How dare I raise the specter of companies actually benefiting from yesterday's bridge collapse in Minnesota. But there's a reason that the stocks of two local companies, L.A.-based Aecom Technology and Pasadena-based Jacobs Engineering, rose sharply in today's trading. "It certainly raises awareness to the need for spending in our country on improving our highways and bridges and transit systems," Steven Fisher, an analyst at UBS securities, told Bloomberg. (Aecom rose 4.4 percent; Jacobs 3.1 percent.) An estimated $1.6 trillion is needed over the next five years to bring the country's infrastructure to good condition, according to a report by the American Society of Civil Engineers. This is not a new problem, of course, but the nationís infrastructure is simply not a sexy public policy issue (ďItís not even new stuff, itís just overhauling the old stuff,Ē an engineer told me.) William Ibbs, a professor of civil engineering at the University of California at Berkeley, told Cnet that there just aren't enough inspectors and inspections. "It is a tragedy, but unfortunately it doesn't surprise me," he said. There are, after all, 600,000 bridges in the U.S. More from Cnet:
More than 500 bridges failed in the U.S. during the 1990s, [Ibbs] said. Some were sudden, spectacular failures of commuter bridges that involved fatalities. The majority, however, were out-of-the-way bridges that often failed slowly, or at least in an observable way that gave people advance warning of danger. But age and budget shortfalls are also factors. "The age of the infrastructure in the U.S. is old. A lot of the highways and bridges are 30 to 35 years old," said Essam Zaghloul, CEO of Fiber Optic Systems Technology, also known as Fox-Tek. "The roads are old, and they aren't always safe." (The type of bridge that collapsed in Minnesota, an arch bridge, was popular in the 1950s, said Ibbs, but it was phased out when engineers came up with new designs that were cheaper to construct.)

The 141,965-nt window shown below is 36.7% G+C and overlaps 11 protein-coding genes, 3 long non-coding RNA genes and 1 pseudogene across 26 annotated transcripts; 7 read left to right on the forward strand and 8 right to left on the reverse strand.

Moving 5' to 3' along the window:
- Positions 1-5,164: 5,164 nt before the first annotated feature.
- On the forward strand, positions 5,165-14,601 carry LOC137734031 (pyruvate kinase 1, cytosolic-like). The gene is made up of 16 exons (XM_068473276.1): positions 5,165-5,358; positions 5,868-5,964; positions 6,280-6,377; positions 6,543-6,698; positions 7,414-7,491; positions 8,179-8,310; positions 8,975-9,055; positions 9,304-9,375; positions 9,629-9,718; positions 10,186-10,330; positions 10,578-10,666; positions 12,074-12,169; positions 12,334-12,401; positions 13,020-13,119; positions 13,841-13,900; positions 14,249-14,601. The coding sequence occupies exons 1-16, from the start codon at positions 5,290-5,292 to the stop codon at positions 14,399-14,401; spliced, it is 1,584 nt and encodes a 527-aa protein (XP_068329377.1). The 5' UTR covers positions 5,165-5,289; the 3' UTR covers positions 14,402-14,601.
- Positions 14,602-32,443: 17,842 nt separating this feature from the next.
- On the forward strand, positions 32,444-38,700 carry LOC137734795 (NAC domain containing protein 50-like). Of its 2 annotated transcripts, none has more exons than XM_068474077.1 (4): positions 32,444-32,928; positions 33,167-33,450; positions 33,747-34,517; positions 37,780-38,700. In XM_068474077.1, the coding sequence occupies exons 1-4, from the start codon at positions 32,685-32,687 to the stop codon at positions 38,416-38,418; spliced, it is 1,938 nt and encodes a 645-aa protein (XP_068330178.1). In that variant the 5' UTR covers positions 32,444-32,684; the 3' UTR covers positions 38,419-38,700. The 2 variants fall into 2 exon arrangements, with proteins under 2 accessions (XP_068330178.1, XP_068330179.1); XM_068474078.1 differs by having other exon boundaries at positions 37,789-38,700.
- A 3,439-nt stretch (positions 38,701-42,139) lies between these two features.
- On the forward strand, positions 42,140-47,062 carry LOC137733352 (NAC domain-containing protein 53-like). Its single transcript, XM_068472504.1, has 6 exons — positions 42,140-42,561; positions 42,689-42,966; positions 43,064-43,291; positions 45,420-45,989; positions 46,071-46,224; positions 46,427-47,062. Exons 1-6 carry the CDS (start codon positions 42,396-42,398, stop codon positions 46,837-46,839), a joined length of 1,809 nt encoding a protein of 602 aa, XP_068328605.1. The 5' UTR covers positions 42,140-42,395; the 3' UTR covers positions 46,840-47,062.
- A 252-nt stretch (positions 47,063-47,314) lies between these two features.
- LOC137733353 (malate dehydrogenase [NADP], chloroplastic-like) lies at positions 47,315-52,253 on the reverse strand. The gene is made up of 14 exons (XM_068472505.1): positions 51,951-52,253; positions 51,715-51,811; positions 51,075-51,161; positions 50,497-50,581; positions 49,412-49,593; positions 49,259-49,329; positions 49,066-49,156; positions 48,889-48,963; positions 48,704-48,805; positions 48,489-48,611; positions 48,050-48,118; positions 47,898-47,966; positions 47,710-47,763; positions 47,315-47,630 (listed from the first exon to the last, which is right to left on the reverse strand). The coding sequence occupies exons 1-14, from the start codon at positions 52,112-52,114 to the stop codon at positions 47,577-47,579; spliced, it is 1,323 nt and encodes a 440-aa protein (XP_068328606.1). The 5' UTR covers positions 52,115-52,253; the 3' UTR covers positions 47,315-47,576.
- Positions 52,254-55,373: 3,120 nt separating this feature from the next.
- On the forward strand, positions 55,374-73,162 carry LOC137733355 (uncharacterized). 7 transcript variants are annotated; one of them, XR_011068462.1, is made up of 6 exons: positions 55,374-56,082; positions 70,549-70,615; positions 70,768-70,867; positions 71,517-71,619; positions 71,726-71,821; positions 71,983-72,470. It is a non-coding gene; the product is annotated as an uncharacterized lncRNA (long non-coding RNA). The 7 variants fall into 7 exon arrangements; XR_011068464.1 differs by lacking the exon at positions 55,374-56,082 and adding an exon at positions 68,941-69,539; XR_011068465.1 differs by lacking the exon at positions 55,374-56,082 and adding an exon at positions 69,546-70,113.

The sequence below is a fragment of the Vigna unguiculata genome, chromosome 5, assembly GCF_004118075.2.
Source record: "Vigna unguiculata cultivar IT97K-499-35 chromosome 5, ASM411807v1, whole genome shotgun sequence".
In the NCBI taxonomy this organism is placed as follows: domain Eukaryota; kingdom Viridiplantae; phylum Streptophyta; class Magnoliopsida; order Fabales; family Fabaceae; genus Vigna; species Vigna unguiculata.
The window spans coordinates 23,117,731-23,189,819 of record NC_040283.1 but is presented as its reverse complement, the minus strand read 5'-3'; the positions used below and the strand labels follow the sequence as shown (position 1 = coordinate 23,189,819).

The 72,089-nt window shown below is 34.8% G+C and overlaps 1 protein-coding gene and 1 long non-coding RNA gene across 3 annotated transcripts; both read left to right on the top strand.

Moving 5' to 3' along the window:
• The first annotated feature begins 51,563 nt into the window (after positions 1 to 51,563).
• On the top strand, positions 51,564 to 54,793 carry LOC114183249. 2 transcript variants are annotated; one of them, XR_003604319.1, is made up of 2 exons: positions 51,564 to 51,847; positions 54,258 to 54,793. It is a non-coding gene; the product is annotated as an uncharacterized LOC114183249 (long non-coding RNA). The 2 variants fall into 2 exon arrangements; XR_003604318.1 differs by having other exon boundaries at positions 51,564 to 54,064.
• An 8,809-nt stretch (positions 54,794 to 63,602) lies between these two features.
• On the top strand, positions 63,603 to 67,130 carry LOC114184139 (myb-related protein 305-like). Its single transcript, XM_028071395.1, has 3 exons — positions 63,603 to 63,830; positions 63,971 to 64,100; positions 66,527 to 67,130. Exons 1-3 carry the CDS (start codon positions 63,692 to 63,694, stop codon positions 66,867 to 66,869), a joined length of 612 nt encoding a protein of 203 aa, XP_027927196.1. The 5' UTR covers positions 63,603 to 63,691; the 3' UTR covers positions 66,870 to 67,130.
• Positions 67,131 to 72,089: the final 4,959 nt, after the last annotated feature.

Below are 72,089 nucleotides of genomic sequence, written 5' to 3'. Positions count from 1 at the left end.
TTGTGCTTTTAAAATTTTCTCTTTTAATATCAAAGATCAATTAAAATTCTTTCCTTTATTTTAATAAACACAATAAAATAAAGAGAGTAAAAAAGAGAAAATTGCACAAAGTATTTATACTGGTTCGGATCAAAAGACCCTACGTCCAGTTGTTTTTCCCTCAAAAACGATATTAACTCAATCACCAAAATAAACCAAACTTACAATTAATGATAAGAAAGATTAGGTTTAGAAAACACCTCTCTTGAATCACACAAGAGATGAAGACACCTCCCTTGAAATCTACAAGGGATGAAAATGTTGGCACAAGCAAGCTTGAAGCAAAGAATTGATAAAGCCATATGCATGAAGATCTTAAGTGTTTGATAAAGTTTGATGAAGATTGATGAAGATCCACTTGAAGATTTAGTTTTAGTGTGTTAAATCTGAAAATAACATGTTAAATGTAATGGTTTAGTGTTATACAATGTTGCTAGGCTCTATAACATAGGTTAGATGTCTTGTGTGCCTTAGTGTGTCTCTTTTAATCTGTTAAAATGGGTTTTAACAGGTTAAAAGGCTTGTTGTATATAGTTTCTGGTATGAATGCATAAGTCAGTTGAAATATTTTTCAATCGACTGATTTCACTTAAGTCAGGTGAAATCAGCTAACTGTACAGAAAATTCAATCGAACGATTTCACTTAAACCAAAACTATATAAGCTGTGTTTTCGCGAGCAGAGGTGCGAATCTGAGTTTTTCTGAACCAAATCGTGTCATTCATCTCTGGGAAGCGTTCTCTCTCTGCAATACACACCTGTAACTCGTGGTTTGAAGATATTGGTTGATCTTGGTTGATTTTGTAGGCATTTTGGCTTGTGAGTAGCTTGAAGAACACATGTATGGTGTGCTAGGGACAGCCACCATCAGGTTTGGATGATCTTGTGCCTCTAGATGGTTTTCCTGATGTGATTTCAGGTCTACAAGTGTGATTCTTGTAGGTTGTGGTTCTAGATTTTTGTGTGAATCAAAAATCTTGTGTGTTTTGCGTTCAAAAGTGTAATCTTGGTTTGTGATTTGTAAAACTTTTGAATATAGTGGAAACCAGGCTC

It's worth noting that last November California voters approved a $20 billion bond package for infrastructure work, including bridges. That's a start, but it's quite a ways from $1.6 trillion.